Special Library Commission meeting focuses on needs of Southeast Warren – Macomb Daily
The Warren Library Commission recently held a special meeting to discuss options for bringing library services to the city’s most southeastern corner.
The neighborhood, which lies in the area of Schoenherr and Toepfer roads, has been without a library for over 20 years, since the closure of the Edgar A. Guest Library on Stephens. Currently there is no library east of Van Dyke Avenue in the town of Warren. For several years, residents have been asking for the return of library services, including activities such as “story time” and crafts.
More recently, resident Vera Speagle pioneered the idea of a book kiosk that could be located in Winters Park on St. Andrews Avenue and give residents 24 hour access to books and other items. library like DVDs. Currently, Library Director Oksana Urban is awaiting a response to a grant application that would fund a mobile library to serve the Speagle neighborhood as well as other areas of the city. Discussions between Van Dyke Schools Superintendent Piper Bognar and Mayor James Fouts regarding a possible library annex at McKinley Elementary School, which is adjacent to Winters Park, are ongoing.
Speagle joined Tuesday’s Zoom meeting and said she was open to any ideas and willing to work with anyone to bring a library to her neighborhood, but time is running out.
“I love all of the ideas that have been presented, but we really need a library now,” said Speagle. “We have been neglected for so long that we can’t wait for a library to be built or even an annex to be built. The Contextual Library is something we can do right now for those residents who have been excluded from the activities of the city for so long. We need something ASAP and something that draws people to the park and creates a community atmosphere.
Library Commission Chairman Frank Pasternak said he was open to new ideas and would like to hear more feedback from residents regarding their specific needs and asked them to write letters to the Library Commission and also discussed the possibility of holding a meeting at Winters Park. give residents the opportunity to voice their concerns.
“There have been discussions about using the parks for kiosks or for temporary structures like take-out reading centers, leave,” Pasternak said. “It’s kind of a temporary fix and it’s also a small part of the library and its resources would be very limited. I think the approach of using a bookmobile is more acceptable and I think it is the best opportunity to provide reading material and access to resources to people who need them.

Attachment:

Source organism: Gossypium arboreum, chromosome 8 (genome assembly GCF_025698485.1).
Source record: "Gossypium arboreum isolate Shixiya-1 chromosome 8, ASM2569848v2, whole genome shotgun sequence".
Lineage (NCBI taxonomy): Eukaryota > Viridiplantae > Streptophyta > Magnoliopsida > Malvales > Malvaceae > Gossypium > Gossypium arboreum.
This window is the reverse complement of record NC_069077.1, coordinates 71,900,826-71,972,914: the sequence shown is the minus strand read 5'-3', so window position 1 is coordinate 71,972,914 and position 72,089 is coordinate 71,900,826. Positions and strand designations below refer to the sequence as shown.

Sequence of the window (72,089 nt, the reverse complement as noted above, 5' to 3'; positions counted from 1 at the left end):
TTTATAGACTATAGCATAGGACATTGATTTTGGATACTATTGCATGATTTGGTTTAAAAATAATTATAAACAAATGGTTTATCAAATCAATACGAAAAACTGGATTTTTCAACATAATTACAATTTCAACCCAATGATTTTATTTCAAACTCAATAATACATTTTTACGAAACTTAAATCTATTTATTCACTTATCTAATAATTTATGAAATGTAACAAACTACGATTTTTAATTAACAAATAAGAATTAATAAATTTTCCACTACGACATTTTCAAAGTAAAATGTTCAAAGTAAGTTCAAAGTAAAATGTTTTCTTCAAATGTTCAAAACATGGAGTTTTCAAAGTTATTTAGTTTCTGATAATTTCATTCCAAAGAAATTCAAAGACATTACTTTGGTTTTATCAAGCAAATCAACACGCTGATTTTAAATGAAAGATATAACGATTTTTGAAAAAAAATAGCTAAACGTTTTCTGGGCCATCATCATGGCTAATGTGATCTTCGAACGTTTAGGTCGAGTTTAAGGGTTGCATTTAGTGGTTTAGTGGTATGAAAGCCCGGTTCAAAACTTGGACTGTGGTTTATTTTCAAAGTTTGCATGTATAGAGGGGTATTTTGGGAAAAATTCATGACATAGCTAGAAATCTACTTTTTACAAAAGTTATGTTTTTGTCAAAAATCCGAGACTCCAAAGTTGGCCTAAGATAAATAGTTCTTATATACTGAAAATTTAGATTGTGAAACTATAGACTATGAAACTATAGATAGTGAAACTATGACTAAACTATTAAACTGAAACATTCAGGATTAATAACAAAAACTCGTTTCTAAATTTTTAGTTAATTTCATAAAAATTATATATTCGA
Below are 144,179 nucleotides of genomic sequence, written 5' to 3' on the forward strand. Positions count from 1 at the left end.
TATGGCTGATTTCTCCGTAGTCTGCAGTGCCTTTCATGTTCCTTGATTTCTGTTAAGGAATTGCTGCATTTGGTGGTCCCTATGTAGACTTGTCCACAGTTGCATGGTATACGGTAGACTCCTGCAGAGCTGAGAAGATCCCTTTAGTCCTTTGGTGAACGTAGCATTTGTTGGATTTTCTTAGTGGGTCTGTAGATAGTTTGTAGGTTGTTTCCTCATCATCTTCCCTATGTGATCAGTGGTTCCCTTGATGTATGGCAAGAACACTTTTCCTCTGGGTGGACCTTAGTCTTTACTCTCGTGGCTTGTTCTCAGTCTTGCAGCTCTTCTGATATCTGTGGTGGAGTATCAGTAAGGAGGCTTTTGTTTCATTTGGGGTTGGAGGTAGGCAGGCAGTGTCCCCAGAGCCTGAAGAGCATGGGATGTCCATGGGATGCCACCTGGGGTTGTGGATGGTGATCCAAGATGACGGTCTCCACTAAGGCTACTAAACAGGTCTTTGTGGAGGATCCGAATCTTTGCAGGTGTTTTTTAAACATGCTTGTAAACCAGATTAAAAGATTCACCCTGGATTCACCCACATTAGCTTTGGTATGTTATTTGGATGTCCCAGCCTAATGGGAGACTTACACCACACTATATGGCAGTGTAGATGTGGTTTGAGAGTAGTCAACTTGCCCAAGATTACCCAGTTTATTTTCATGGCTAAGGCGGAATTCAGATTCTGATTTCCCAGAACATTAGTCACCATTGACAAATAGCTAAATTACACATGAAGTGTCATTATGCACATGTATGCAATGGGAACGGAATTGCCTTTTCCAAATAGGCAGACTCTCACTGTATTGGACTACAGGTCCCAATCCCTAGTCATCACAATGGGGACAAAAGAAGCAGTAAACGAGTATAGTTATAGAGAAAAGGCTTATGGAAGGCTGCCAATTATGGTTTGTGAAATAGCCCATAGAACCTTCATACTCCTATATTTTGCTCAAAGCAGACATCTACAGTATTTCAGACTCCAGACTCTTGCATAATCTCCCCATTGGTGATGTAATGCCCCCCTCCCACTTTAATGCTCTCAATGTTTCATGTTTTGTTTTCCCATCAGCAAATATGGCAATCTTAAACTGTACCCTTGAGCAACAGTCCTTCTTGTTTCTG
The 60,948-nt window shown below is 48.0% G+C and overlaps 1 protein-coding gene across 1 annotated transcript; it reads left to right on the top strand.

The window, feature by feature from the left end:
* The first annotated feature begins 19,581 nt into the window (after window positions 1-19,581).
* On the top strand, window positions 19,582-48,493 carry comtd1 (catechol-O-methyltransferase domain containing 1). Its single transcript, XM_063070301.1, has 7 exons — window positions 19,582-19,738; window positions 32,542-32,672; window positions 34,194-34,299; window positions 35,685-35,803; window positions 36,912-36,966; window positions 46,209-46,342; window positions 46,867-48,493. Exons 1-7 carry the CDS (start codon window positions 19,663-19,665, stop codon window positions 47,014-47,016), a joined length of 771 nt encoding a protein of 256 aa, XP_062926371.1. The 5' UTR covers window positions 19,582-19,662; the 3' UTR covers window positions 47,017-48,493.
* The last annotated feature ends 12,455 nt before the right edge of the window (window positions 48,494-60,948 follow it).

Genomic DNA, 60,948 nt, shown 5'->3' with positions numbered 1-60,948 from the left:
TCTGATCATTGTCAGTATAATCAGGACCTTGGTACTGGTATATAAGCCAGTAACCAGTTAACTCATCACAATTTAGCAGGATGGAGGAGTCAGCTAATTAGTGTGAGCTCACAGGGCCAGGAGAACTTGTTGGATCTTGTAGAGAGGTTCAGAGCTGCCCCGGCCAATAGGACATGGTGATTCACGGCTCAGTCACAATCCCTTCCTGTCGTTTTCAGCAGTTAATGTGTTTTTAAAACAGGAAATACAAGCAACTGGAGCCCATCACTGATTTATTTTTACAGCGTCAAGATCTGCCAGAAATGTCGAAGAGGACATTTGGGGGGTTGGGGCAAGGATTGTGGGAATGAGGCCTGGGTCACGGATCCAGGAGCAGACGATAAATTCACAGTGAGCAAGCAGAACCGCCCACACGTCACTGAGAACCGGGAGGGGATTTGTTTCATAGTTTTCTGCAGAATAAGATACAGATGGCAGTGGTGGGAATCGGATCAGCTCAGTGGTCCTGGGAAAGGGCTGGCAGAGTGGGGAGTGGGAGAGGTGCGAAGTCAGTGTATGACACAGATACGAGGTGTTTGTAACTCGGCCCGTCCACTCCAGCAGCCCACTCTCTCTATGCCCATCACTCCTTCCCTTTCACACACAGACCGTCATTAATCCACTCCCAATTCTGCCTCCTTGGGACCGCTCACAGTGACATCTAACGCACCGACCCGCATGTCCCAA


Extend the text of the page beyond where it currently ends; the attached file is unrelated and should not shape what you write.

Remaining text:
Annette Majka, a member of the Libraries Commission, said that whatever other library services may be added in South East Warren, a mobile library is needed and is a priority for the whole city. Ultimately, she would like to see something more permanent in the Winters Park neighborhood, perhaps a kiosk to begin with, with the goal of working at a brick and mortar library.
“I think we need a bookmobile no matter what, but it cannot replace a fixed library,” said Majka. “Citizens need something that’s there all the time. I like the idea of a popup, but I am concerned about vandalism. If we could find a solution with the idea of the annex at McKinley, I think that would be the ideal situation. It would be permanent, there would be library staff there; for me it would be the ultimate. Can we afford all of this? It’s all about numbers. “
Pasternak said at the August 3 special meeting that the commission will gather feedback from residents and then develop an approach that takes into account the library’s budget, including grant opportunities, as well as the neighborhood’s most urgent needs.
“We have to get the ideas of the residents and then start to move forward and find the best way to approach this,” Pasternak said. “We are for anything that makes sense and will work as hard as possible to provide library services to residents. A book box is a step forward in providing resources, but it is limited. A bookmobile would be more in line with what I thought as it would have greater functionality and the idea of having an annex in a school looks even more appealing if we could make it work.
Urban said she would contact the director of the Novi Library for information on that city’s Lakeshore Lending Library, which is featured as Michigan’s first self-service library kiosk on the novilibary.org website. This library kiosk was sponsored in part by the Community Financial Credit Union.
“I’m not really in favor of a popup, but if it’s the best we can do, we should do it,” said Majka. “It could be ideal until we can get something more permanent and I’m in favor of a bookmobile no matter what. “